Saturday, 5 November 2016

Review Deny, Deny, Deny

A new play, which imagines a future where drugs' cheating on the athletics track mutates into genetic manipulation, eventually wins over Francis Beckett. 

Deny Deny Deny 
by Jonathan Maitland 

Frankenstein Off The Starting Blocks 

The pressure for an athlete to give his or her body something to enhance its speed or strength is, quite simply, that the others are doing it; and if you don’t do it too, they will beat you.

That’s the clinching argument, put by runner Eve’s coach in this strong new play set in the near future, and Eve reluctantly succumbs to it.

She agrees to treatment which will interfere with her genes – treatment she is assured will not show up in blood tests, for the doping police are condemned always to be playing catch-up.

“What’s the Russian word for sportsmanlike?” a character asks.  “I don’t know.”  “That’s because there isn’t one.” But of course it’s not just the Russians. It’s everyone.

Eve’s slow and reluctant descent into cheating is well-drawn, especially in one powerful scene between her and her coach, and the tension you feel watching it is no less because you know what the outcome will be.

The effect on her – the ruin of everything good in her life except for her victories – is laid out starkly on the stage.

Eve is played magnificently by Juma Sharkah, who manages by an inflection here, a movement there, to show the two great changes that overtake her.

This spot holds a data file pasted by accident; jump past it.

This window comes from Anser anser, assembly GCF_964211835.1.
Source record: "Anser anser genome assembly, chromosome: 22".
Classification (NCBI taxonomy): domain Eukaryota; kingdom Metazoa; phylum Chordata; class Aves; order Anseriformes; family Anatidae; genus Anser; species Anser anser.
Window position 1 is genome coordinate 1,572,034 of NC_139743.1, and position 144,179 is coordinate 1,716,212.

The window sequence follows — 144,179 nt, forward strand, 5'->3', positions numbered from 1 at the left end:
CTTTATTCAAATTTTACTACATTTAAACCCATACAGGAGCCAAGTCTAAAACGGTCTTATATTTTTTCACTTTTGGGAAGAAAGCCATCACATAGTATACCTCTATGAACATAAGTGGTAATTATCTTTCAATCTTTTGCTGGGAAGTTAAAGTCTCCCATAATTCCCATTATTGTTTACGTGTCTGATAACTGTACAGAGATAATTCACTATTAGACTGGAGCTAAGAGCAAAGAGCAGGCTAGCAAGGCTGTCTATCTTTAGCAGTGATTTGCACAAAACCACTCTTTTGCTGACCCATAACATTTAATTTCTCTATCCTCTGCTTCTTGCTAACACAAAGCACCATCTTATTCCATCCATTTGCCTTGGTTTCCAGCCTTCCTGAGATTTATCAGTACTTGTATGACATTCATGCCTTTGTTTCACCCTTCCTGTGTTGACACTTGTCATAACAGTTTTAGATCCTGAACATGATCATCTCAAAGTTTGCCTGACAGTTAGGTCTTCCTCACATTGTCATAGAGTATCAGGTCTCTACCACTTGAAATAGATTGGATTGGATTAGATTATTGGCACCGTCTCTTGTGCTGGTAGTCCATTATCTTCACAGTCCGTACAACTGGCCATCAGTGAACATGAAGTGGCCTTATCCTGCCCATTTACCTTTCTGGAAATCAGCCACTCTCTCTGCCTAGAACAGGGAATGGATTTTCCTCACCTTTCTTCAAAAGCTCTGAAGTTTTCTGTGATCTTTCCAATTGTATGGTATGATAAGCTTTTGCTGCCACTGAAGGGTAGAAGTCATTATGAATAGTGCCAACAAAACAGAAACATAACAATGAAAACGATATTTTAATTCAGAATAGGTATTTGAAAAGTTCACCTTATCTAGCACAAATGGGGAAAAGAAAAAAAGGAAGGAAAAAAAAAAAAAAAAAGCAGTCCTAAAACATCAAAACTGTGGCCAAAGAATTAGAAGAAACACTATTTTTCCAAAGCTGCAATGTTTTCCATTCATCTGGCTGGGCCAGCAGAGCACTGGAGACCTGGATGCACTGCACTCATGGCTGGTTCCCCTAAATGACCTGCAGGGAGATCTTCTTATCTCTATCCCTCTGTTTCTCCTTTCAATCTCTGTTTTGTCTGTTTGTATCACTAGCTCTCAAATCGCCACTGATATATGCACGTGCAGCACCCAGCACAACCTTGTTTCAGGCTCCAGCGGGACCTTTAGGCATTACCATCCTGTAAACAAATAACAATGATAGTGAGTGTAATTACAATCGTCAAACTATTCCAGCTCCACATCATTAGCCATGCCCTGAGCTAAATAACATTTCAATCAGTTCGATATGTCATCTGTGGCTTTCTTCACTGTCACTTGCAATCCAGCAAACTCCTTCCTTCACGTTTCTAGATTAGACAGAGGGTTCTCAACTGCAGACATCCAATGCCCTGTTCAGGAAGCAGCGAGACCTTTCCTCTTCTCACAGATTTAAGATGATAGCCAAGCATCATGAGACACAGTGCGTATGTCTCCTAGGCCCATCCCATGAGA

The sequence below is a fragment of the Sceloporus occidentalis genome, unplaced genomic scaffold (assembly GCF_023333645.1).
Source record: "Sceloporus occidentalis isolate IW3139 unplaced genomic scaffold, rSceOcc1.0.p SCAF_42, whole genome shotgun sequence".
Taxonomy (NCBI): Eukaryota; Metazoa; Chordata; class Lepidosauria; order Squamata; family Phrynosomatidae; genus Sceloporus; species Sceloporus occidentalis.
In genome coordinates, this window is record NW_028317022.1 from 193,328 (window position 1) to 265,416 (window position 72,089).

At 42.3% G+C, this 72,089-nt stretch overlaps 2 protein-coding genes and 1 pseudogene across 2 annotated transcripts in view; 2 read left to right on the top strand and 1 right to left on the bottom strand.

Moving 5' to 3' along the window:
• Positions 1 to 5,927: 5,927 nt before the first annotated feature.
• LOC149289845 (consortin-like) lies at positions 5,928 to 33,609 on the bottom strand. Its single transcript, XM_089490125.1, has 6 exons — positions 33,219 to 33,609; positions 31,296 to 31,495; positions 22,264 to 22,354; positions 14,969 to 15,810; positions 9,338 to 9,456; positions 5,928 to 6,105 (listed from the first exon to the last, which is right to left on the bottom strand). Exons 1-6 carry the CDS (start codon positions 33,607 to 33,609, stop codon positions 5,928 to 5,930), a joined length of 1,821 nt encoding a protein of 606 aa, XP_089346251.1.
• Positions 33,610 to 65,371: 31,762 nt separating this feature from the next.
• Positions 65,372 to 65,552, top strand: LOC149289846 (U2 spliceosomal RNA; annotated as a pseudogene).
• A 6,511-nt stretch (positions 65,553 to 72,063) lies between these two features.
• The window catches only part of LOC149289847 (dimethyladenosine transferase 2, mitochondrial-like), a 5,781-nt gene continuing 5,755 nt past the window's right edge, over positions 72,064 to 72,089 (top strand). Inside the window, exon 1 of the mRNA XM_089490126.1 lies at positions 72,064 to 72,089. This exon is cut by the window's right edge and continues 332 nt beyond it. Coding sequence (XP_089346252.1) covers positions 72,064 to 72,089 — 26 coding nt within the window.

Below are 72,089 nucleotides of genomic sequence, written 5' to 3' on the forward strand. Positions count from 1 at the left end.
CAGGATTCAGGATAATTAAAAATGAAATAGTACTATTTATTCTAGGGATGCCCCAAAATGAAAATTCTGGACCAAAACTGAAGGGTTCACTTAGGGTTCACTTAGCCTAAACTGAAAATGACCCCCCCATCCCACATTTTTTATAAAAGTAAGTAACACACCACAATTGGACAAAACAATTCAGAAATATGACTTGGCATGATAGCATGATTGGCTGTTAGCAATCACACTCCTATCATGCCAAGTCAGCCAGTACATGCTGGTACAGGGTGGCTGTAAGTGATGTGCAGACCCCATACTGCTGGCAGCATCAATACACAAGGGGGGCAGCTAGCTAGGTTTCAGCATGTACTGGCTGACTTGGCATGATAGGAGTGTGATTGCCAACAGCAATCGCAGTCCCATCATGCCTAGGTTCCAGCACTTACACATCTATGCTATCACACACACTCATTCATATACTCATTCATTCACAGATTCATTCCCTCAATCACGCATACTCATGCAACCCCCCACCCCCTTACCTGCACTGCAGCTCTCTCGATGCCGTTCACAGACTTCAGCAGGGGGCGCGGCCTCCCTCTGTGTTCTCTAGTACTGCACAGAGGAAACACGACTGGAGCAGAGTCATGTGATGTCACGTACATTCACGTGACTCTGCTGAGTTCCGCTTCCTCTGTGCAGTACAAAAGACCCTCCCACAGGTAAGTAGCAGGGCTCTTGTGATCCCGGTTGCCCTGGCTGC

First, when she moves from being a clean athlete to being a cheat and then after the end of her career.  It is a performance of great sensitivity and assurance.

Rona, her coach, is far harder for an actor, and for that I blame the author.  He writes in the programme that she was based on three people, Peter Mandelson, Rasputin and his mother, and perhaps that is the problem.

She is required to be clever, manipulative, persuasive and charismatic, and at the same time  self-destructive, hysterical and unable to prevent herself from saying the uncontrolled things which will only damage her cause.

Zoe Waites chooses to act the former persona, dealing as best she can with the lines demanding the latter.  It’s a fine effort from a very good actor. Nevertheless, no actor can make the character entirely convincing until the author takes another look at the script.

There is not a weak link in the cast with Daniel Fraser as Eve’s journalist boyfriend, Shvorne Marks as a fellow athlete, and Sarah Finigan as everyone else – most notably a sports official – all putting in convincing performances.

The author rightly identifies in the programme the biggest challenge facing any director of this play: “Conveying something of the reality of a major race at a huge global sporting event. Not easy when the play is in the round and there’s a limited budget.”

The solution from director Brendan O’Hea and designer Polly Sullivan is brilliant and devastatingly simple: a stage floor, underlit and divided into squares, capable of being everything, including a track for a running race.  It’s quite enough to suspend disbelief for two hours.

However, the character of Rona is not the only problem with the script. The scene in which a sports official investigates Eve is hampered by the fact that the author has not decided whether Eve is to say she did not do it, or that she did it, and so what?

I am also not quite sure I am happy about the fact that both athletes are black, and all the other characters are white (a script issue, not the result of colour-blind casting.)

But overall, this is a very fine new play with a harsh contemporary feel, directed with great flair and acted with conviction. A green light from me.

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